TSA: I mean, LeBron James has got at least a foot on you, so you’ve got a good excuse!

Jay: I know, I know… [laughs]


TSA: Bringing it to those real world parallels, how do you go and pick a team to support? You don’t have a local team, you don’t have the same bond to if you grew up near to a team’s stadium.

Jay: That’s the power that we can use with the league and with Activision. What we need to do is to continue to build those stories. I need to give you a reason why you should care about a particular team or care about a particular player, so we’re really working on how we develop those storylines.

What are those rivalries? Is it OpTic versus some other team? Is it player A versus player B? I think there’s a lot of people in the community that feel that way, but we need to really develop those storylines and bring other things into the fold that makes that a lot more compelling and give you a reason to care, other than just watching a great match.

TSA: What about getting those stories in front of more people? For example, we’re getting a dedicated eSports TV channel in the UK, which feels like a strange attempt by old media to copy new media.

Jay: Well that’s the interesting thing, right? The thing about this generation that follows eSports – taking myself out, of course. I’m old, trust me! – the way this community consumes content is just completely different. So it’s up to us to make sure that when we’re creating these storylines, we are making them accessible to them in the mediums that they’re using. That’s just about us continuing to work with players and organisations to create that content.

But they’re there, right? They’re already on YouTube, streaming, and I think that the really interesting part for us is that, when you look at how strong their social media network is, you can reach a lot of the fans pretty quickly. It’s different to your point about traditional broadcasts, where I’m going to put it on a channel and hope somebody finds it.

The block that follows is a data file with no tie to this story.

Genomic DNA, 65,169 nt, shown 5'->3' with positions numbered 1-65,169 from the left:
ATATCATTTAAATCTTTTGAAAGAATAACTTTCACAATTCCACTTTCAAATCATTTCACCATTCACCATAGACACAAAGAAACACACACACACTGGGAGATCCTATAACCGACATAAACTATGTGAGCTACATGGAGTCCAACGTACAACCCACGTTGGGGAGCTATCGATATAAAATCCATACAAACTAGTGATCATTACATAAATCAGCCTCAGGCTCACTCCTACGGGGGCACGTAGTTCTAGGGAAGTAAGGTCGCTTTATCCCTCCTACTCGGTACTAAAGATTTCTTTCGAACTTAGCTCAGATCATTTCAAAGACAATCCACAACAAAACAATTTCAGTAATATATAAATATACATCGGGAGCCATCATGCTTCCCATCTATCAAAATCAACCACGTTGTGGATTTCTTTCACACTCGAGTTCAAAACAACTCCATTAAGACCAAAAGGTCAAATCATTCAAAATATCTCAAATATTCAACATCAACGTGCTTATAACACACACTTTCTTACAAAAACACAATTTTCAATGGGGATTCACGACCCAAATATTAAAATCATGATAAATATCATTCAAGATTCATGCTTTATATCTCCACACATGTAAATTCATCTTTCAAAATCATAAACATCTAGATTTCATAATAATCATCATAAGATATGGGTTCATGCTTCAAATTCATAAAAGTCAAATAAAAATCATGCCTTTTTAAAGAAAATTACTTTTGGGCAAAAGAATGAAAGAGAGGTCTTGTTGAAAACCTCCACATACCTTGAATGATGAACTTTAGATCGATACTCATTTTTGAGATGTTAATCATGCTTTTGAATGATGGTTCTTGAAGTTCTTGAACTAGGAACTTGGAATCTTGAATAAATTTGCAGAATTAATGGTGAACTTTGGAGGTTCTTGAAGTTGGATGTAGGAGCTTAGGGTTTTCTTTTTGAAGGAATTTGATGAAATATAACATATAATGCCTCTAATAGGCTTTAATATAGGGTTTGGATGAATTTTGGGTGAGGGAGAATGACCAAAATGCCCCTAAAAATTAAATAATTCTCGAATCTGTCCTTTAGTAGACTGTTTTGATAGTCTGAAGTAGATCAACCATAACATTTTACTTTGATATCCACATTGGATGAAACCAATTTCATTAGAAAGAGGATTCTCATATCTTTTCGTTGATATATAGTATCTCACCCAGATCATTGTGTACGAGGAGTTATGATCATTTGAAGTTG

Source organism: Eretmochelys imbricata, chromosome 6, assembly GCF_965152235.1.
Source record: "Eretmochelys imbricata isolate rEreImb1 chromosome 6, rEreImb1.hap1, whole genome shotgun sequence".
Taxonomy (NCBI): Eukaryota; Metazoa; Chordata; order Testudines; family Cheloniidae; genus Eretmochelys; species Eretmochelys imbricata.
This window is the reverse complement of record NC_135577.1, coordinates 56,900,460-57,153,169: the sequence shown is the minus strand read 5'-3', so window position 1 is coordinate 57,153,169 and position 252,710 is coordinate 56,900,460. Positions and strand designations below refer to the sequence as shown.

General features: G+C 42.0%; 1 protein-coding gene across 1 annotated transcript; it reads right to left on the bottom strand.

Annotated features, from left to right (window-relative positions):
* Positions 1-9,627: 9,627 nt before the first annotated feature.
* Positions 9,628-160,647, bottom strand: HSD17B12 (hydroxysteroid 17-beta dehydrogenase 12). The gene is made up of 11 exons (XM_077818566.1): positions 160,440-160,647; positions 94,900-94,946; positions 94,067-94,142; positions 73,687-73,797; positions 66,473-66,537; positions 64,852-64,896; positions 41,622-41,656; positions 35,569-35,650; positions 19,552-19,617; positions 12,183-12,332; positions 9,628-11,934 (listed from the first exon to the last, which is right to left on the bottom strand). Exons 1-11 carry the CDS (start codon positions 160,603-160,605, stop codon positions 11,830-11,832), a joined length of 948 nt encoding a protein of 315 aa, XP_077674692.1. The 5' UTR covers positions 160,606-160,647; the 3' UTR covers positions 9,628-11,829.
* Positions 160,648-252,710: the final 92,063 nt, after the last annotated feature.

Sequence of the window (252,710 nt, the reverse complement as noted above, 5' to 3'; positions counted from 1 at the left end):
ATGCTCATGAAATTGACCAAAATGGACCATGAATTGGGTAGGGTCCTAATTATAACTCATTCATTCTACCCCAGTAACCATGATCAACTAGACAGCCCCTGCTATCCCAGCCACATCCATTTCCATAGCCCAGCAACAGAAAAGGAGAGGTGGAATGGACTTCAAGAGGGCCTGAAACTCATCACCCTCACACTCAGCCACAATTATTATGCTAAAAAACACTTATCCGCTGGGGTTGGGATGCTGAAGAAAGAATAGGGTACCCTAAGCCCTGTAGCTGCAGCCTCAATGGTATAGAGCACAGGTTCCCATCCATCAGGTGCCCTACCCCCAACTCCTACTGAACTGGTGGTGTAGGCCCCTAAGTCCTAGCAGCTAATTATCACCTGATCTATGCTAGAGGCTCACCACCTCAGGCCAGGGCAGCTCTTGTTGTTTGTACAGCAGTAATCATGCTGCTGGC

TSA: Looking forward to next year and the year after that, you’re always moving on to the next Call of Duty. It’s not just starting with a fresh league table, but you also have drastically new gameplay of late. How do you get past players having to learn each game’s new quirks?

Jay: So, let me answer that in a couple of different ways. Yes, when you look at other games, they’re very consistent, but if you look over the last couple of years, the top teams have been the top teams almost on any game. I think that goes to the professionalism and the talent that they have as players. So they do a lot of the same [things with each game]. They’re looking for lines of sight, what weapons feel right, what new perks and combinations are like.

It’s also important for us, moving forward, that we have consistency on modes – the maps are changing too, right? So we’re having the modes, we’re having the CODcaster feature so we’re even able to have events like this. For us it’s about creating a foundation that says here’s CODcaster, here’s the modes, here’s the maps and everything that makes the most sense.

Then part of me feels it’s a bit of an advantage and it freshens things up that we’re playing a game for eight or nine months, and then we get a chance to do something different. Sometimes the players are… passionate as well, and they have their views on things, but I think overall we look at how consistently the teams and players are continuing to resurface from game to game.


TSA: Last question, and it’s the obligatory ‘are eSports sports’?

Jay: Yes! [long pause and laughter]

Look, I think if you look at traditional sports teams, I think there’s things that you can say, but these guys are practicing six to eight hours a day, they are having sports psychologists coming in to help them, they’ve got nutritionists, they’re living together in a house, they go through strategies, they’re watching film.

They’re competing as a group at a skill level that is higher than most people can manage when it comes to this game, and then you throw in the fact that what they’re training for is inherently competitive? My answer is yes.

Thanks to Jay for sitting to chat with us. As explained at the start of the interview, this took place at the Gfinity CWL Summer Masters, and you can read our feature about this and how to try and get into eSports from earlier today.